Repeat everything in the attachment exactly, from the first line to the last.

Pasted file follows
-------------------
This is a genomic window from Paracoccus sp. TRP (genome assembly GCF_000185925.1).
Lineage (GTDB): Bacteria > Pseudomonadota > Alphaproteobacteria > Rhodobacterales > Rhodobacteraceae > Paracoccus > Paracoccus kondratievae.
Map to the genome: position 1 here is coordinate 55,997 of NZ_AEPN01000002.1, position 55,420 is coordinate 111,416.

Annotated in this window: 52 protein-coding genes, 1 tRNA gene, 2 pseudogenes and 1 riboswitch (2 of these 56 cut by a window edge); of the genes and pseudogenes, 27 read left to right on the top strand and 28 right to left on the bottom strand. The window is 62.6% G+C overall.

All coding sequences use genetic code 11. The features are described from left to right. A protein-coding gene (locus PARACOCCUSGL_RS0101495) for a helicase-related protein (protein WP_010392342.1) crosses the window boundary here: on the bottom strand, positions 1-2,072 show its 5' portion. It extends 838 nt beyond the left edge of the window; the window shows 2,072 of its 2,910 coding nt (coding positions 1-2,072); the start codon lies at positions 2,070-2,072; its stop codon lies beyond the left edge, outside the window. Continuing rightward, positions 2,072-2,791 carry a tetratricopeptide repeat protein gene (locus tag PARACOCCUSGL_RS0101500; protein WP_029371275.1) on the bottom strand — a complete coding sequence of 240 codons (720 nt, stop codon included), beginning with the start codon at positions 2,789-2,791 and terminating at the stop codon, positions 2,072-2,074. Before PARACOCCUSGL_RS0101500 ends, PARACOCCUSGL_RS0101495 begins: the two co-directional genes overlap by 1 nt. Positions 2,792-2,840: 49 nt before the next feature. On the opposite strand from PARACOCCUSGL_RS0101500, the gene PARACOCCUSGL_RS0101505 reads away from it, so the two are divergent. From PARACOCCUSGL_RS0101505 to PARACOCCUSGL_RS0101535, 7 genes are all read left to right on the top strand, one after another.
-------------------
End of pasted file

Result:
This is a genomic window from Paracoccus sp. TRP (genome assembly GCF_000185925.1).
Lineage (GTDB): Bacteria > Pseudomonadota > Alphaproteobacteria > Rhodobacterales > Rhodobacteraceae > Paracoccus > Paracoccus kondratievae.
Map to the genome: position 1 here is coordinate 55,997 of NZ_AEPN01000002.1, position 55,420 is coordinate 111,416.

Annotated in this window: 52 protein-coding genes, 1 tRNA gene, 2 pseudogenes and 1 riboswitch (2 of these 56 cut by a window edge); of the genes and pseudogenes, 27 read left to right on the top strand and 28 right to left on the bottom strand. The window is 62.6% G+C overall.

All coding sequences use genetic code 11. The features are described from left to right. A protein-coding gene (locus PARACOCCUSGL_RS0101495) for a helicase-related protein (protein WP_010392342.1) crosses the window boundary here: on the bottom strand, positions 1-2,072 show its 5' portion. It extends 838 nt beyond the left edge of the window; the window shows 2,072 of its 2,910 coding nt (coding positions 1-2,072); the start codon lies at positions 2,070-2,072; its stop codon lies beyond the left edge, outside the window. Continuing rightward, positions 2,072-2,791 carry a tetratricopeptide repeat protein gene (locus tag PARACOCCUSGL_RS0101500; protein WP_029371275.1) on the bottom strand — a complete coding sequence of 240 codons (720 nt, stop codon included), beginning with the start codon at positions 2,789-2,791 and terminating at the stop codon, positions 2,072-2,074. Before PARACOCCUSGL_RS0101500 ends, PARACOCCUSGL_RS0101495 begins: the two co-directional genes overlap by 1 nt. Positions 2,792-2,840: 49 nt before the next feature. On the opposite strand from PARACOCCUSGL_RS0101500, the gene PARACOCCUSGL_RS0101505 reads away from it, so the two are divergent. From PARACOCCUSGL_RS0101505 to PARACOCCUSGL_RS0101535, 7 genes are all read left to right on the top strand, one after another.